It is a huge change from 1996 when she came home. “The country was devastated. The children I was caring for in the hospitals were dying from treatable conditions, because we didn’t have equipment or medicine to save them. I was tempted to pack my bag and run away. But I debated with myself. And because I’m really dedicated to social justice and equity, and there were only five pediatricians in total for millions of children in Rwanda, I decided to stay.”

It was the women who inspired her. “They had to overcome unbelievable pain and suffering. Some of them were raising children conceived through rape. Others were dying slowly with HIV and forgave the perpetrators, who voluntarily infected them using HIV and rape as a weapon…. Those ladies were really activists of peace and reconciliation. They show us a way to rebuild a country for our children and grandchildren to have, one day, a place they can call home, with pride.”

In 1997, human rights lawyer Alice Urusaro Karekezi spearheaded an effort to have rape punished as a war crime and co-founded the Center for Conflict Management two years later. “You had the majority of the dead—men,” she says. “The majority of the fugitives—men. The majority of the prisoners—men. Who will run the country?” So women, who made up 80% of Rwanda’s surviving population, filled the leadership void. 

The 2003 Constitution set a quota of 30% women in all decision-making organs, including 24 of the 80 seats in the Lower House of Parliament. As UN Women explains, those 24 reserved seats are elected by a special electoral college composed of voters from local women’s councils and district councils. Women won 26 other seats of the 53 available, and the youth seat, for 51 seats in Parliament (64%). Women also make up 42% of Cabinet members, 32% of Senators, 50% of judges, and 43.5% of city and district council seats.”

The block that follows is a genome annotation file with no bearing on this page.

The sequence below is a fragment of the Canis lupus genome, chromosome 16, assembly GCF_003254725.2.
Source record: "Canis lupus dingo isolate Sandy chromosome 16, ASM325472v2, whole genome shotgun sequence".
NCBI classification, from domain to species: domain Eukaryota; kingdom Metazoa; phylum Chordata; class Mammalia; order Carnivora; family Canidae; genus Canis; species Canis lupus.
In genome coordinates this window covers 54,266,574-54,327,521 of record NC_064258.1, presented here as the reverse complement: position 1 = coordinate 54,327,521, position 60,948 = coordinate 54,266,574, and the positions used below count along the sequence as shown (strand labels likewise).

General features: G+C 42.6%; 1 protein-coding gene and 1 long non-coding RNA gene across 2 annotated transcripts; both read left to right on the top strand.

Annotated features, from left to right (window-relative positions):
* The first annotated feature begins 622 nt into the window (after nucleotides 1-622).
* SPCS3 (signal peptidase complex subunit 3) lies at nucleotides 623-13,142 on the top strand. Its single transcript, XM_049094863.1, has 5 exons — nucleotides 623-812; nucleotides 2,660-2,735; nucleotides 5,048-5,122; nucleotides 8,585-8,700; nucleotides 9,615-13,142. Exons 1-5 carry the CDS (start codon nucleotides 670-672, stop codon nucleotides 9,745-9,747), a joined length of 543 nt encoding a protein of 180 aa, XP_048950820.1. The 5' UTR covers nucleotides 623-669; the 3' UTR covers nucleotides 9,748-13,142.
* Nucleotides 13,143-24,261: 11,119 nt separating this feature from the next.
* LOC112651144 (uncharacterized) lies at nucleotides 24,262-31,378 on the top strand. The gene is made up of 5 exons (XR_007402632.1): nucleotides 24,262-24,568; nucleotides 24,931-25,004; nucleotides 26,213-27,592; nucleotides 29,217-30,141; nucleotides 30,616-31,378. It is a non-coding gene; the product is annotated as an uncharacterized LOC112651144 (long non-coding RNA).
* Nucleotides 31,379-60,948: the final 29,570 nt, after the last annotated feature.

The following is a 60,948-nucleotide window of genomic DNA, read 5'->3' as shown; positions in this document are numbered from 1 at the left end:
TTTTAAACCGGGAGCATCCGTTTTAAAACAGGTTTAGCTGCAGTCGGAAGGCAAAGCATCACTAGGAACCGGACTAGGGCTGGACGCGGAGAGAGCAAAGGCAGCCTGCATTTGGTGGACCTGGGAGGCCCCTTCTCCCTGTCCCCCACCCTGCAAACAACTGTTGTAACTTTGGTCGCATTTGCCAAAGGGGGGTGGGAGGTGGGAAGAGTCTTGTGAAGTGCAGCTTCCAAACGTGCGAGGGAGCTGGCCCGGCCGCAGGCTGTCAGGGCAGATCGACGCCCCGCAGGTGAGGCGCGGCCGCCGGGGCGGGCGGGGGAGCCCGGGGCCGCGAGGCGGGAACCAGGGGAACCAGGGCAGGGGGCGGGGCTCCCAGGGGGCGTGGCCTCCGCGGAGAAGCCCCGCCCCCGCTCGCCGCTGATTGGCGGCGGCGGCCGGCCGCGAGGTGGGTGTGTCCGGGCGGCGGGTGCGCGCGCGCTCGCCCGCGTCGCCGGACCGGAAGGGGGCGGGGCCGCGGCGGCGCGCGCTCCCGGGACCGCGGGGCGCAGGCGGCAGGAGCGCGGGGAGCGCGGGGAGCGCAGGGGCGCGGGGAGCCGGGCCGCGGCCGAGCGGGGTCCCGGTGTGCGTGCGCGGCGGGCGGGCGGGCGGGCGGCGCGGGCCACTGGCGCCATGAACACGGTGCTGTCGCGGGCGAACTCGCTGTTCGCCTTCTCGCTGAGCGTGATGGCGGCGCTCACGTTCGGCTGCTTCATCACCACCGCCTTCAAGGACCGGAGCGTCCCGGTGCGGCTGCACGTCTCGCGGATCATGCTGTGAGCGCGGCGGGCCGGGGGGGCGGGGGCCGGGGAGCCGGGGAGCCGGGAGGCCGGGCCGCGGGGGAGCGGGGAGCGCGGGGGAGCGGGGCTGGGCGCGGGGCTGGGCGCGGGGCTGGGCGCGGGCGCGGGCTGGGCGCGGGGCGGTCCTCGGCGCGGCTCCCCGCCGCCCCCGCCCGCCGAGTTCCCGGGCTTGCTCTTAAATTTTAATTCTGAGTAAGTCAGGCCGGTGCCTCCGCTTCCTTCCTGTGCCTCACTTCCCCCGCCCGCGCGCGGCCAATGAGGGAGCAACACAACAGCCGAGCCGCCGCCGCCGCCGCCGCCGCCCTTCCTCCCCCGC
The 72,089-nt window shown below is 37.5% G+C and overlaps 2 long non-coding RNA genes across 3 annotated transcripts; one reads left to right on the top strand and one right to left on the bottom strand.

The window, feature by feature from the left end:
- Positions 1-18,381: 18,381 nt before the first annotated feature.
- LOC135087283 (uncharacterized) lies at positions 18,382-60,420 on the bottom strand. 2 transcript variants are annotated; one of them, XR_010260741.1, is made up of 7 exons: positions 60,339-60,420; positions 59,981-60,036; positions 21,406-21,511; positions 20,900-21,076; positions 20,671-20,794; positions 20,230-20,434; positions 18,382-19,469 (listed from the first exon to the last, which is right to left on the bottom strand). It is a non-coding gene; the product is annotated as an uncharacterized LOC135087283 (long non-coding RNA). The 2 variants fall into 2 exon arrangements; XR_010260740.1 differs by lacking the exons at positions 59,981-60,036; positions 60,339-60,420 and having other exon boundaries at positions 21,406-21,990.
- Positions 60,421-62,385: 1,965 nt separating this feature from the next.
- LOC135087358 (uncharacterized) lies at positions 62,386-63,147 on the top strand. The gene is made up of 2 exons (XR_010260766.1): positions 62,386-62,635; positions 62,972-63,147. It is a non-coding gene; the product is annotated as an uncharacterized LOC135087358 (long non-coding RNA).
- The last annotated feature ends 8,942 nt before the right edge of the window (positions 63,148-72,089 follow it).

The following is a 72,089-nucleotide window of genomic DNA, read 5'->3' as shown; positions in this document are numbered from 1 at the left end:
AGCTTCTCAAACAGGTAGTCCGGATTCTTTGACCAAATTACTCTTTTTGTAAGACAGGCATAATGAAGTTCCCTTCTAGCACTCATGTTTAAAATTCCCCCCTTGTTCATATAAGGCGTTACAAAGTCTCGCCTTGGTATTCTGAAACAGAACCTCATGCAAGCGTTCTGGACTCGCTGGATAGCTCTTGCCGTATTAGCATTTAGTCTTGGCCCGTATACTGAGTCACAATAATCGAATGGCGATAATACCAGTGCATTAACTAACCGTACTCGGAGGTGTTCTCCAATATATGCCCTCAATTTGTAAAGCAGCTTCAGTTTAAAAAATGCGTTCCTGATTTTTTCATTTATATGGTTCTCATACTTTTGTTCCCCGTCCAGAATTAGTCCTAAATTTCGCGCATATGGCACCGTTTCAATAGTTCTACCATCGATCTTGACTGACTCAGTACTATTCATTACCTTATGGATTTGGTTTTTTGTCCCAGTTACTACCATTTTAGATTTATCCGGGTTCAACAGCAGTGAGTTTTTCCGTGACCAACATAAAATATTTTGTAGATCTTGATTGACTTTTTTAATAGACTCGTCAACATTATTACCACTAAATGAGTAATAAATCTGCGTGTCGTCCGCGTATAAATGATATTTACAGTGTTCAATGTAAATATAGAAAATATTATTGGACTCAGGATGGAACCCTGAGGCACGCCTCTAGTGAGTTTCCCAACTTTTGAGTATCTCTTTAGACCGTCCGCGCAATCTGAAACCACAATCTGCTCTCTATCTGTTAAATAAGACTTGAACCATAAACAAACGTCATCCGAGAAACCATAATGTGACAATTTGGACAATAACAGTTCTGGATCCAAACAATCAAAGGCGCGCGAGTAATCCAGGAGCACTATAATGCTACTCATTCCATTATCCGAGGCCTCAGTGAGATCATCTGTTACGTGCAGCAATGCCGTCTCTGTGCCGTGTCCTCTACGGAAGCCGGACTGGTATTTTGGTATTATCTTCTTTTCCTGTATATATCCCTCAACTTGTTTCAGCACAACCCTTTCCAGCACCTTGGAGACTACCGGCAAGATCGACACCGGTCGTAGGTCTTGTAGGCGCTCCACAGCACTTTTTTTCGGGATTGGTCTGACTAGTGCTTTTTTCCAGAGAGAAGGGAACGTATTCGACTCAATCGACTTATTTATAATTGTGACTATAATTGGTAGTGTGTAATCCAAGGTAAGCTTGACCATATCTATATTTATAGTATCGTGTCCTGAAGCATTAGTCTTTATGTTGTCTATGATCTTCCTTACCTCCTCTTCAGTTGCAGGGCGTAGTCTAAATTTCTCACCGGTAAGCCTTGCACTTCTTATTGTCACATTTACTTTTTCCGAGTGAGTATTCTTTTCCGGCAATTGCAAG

Aided by women’s civil society groups, lawmakers introduced some of the world’s most women-friendly policies. Women were allowed to inherit property in the absence of a will, to use their land as collateral for loans, and to open bank accounts without their husband’s permission. Girls’ education was prioritized through efforts that allowed more of them to attend college, and incentives were created for girls to study traditionally male-dominated subjects.

The idea of creating a university that would advance global health delivery by training a new generation of global health leaders who know how to build and sustain effective and equitable health systems was, in many ways, a logical extension of Rwanda’s woman and family centred approach to governance. But in a larger sense, really, it was an indictment of how current medical school training fails rural areas or people. What was needed, said Partners In Health, was “an institution dedicated to health equity or located in an environment where health disparities are most acutely felt.”